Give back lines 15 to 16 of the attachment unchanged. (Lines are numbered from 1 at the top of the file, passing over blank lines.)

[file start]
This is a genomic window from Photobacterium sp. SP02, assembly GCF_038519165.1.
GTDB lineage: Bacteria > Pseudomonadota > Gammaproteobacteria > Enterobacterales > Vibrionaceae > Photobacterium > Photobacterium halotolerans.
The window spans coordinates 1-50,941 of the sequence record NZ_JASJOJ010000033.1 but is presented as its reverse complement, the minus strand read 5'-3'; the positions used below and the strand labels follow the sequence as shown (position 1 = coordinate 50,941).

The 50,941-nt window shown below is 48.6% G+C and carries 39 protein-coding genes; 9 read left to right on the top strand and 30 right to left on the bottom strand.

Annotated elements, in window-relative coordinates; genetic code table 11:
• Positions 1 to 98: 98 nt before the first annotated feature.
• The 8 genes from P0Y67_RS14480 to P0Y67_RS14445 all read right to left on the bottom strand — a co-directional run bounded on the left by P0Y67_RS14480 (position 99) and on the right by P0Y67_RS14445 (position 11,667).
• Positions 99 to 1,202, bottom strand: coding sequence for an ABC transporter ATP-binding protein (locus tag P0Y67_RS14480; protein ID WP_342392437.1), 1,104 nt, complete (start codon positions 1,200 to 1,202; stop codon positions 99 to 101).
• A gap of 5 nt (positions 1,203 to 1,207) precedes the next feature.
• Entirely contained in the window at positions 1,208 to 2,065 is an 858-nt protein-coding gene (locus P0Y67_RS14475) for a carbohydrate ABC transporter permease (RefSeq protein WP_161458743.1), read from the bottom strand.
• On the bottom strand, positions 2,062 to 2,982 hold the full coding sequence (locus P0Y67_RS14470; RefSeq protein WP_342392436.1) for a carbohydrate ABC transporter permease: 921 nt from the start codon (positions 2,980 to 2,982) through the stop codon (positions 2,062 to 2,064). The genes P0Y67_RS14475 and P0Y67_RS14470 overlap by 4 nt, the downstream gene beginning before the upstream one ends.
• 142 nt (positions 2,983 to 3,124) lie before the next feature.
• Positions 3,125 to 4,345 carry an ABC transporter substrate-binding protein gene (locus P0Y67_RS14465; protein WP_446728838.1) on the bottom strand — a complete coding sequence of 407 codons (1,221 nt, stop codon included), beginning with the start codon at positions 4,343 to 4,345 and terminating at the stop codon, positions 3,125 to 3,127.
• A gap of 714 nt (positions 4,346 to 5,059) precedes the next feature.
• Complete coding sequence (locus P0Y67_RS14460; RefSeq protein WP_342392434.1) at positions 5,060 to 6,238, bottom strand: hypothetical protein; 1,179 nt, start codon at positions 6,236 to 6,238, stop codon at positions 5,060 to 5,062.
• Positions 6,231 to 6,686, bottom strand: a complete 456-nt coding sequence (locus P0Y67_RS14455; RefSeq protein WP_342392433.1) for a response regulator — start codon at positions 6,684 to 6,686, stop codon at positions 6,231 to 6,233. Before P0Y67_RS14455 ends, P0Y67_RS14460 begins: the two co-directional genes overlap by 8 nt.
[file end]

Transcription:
• Complete coding sequence (locus P0Y67_RS14460; RefSeq protein WP_342392434.1) at positions 5,060 to 6,238, bottom strand: hypothetical protein; 1,179 nt, start codon at positions 6,236 to 6,238, stop codon at positions 5,060 to 5,062.
• Positions 6,231 to 6,686, bottom strand: a complete 456-nt coding sequence (locus P0Y67_RS14455; RefSeq protein WP_342392433.1) for a response regulator — start codon at positions 6,684 to 6,686, stop codon at positions 6,231 to 6,233. Before P0Y67_RS14455 ends, P0Y67_RS14460 begins: the two co-directional genes overlap by 8 nt.